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  10. BigBadLou

    BigBadLou Final Approach

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    You're not the only one wondering where all the smart people went. The problem is that them Ynterwebs allowed also dumb people to come out of the woodworks and make their presence known to the world. So now we all are suffering.

    At least you're not getting scammed out of your money or something.
    I just sold a motor on fleaBay. I was very nice to mail it to the desperate buyer very fast (I'm a nice guy). He received the motor and messaged me several times that he has a problem. Obviously, the motor turns the wrong way for his application. Which is out of my power. That's how these are manufactured. He admitted he made a mistake and bought the wrong item. Asked for his money back. Before I could figure out a polite way to say no, he filed a claim with fleaBay for defective item. And with PayPal who now says I won't get paid because the funds are held due to fraud investigation.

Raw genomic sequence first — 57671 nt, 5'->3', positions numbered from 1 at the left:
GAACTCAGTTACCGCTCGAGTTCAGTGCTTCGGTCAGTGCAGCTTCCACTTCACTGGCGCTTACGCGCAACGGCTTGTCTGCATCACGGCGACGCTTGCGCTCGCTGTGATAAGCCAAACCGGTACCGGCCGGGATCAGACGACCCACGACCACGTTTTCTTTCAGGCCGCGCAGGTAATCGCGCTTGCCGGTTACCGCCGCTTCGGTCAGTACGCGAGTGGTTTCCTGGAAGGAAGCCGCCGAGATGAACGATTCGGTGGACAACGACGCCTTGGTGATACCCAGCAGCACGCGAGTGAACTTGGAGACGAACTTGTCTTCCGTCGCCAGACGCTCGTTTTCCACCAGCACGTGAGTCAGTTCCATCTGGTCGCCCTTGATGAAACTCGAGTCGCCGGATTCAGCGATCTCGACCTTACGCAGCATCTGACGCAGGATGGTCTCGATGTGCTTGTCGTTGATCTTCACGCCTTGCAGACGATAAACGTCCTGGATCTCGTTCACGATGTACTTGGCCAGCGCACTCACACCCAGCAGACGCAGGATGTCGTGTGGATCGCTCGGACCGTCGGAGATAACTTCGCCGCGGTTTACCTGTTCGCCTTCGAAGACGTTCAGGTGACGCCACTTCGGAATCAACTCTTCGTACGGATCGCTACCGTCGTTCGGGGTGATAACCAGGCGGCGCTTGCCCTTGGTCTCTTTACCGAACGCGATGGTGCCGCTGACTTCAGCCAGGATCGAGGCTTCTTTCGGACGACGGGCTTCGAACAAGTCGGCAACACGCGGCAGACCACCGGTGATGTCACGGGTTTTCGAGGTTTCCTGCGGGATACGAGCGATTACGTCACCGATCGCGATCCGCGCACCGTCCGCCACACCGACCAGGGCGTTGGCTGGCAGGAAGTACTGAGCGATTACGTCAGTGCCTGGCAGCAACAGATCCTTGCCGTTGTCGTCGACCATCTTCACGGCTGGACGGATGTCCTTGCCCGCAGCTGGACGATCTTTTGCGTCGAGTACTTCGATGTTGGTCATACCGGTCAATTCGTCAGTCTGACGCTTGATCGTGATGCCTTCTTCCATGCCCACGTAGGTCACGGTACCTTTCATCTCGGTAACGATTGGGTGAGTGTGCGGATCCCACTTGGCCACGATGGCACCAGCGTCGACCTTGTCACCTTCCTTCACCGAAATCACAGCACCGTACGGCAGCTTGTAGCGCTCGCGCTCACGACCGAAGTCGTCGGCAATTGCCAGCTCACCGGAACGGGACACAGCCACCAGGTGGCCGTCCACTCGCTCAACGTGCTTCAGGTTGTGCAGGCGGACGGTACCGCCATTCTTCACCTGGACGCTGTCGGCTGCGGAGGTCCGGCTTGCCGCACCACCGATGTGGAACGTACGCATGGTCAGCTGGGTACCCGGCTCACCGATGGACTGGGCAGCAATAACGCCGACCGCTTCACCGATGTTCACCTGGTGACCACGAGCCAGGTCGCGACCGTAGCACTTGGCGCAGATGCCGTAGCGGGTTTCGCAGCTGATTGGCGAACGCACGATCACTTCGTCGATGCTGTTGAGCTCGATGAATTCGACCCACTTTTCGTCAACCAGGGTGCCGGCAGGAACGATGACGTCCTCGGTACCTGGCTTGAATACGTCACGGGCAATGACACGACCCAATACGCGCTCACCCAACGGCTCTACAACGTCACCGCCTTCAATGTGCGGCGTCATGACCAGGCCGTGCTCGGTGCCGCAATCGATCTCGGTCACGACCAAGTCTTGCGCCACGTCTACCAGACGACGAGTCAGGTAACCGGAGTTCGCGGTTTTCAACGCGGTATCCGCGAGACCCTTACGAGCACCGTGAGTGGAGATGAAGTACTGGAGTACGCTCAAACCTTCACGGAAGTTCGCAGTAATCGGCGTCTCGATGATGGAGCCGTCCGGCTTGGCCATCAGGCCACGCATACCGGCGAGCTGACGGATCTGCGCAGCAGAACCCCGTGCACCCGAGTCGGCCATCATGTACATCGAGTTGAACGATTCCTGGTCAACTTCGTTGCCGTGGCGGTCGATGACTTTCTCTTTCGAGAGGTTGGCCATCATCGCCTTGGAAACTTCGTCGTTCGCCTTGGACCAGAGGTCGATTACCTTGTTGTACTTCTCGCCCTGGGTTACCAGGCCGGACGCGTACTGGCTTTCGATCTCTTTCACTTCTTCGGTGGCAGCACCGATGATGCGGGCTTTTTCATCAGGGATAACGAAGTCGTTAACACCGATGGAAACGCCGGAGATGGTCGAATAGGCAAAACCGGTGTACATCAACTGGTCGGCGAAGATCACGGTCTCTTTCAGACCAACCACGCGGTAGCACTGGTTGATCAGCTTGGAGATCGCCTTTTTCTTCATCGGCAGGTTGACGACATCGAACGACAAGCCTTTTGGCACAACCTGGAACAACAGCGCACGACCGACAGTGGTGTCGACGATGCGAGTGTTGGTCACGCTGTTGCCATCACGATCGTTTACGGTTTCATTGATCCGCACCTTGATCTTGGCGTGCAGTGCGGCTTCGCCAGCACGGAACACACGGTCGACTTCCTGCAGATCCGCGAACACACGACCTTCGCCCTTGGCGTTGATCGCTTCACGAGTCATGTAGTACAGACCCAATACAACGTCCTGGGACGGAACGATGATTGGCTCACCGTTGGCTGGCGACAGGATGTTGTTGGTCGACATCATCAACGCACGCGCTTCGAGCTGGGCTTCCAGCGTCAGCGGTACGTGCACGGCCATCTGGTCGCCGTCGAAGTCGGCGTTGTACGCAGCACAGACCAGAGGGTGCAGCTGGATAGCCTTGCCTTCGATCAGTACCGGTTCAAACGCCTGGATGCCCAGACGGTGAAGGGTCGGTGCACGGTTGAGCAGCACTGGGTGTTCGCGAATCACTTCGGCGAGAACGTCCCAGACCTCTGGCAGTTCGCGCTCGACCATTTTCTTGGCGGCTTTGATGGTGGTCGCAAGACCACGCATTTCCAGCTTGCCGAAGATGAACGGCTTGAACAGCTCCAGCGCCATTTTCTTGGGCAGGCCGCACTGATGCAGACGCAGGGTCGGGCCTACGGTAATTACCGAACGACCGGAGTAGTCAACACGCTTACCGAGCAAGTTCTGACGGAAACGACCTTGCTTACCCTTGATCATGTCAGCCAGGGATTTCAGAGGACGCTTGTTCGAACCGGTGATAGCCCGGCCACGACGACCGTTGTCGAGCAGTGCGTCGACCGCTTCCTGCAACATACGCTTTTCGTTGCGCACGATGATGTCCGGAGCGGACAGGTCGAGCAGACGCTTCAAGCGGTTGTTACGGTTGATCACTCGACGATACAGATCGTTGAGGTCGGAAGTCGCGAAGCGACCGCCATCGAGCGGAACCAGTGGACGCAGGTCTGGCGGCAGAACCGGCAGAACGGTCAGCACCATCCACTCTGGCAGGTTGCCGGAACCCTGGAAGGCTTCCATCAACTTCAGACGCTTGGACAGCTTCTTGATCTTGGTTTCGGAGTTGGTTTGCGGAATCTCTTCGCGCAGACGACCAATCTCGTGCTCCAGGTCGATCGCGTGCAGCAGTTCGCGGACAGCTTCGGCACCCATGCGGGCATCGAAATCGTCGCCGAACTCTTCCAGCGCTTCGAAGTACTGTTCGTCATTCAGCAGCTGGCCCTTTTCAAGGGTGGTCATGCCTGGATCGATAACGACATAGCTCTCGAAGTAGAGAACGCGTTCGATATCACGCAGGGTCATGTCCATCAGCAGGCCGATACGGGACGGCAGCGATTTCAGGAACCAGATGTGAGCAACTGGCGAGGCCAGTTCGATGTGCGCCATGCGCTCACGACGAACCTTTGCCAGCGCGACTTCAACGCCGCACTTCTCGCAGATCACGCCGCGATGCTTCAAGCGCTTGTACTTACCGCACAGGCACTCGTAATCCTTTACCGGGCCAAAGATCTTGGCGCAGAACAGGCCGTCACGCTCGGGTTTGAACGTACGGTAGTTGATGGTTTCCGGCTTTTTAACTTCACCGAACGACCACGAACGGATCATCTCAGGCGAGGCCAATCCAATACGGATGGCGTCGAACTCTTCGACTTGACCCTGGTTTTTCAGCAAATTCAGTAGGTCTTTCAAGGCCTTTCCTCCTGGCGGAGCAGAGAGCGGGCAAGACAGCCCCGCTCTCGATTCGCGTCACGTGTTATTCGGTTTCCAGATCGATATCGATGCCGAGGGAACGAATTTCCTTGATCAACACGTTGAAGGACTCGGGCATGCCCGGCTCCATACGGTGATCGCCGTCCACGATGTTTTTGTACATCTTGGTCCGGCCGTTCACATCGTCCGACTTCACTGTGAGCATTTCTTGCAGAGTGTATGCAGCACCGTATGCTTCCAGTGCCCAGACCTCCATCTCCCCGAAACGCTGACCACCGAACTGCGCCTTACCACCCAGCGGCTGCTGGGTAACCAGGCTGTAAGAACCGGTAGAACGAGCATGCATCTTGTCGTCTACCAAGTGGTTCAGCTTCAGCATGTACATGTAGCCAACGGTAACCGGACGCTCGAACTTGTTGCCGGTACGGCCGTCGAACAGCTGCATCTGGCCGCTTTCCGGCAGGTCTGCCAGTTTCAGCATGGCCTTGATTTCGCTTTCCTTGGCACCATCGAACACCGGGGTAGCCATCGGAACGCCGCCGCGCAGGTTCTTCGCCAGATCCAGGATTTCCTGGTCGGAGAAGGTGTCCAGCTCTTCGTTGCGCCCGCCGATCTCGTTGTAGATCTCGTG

So I have no motor and am out a few hundred dollars.

    Now .... still feel bad about dumbazz CraigsListers? :)
    (this should have made you feel better!)
     
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  11. steingar

    steingar Taxi to Parking

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    I will never again do commerce through Ebay or PayPal. They're simply conduits through which thieves can steal your money.
     
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  12. asicer

    asicer En-Route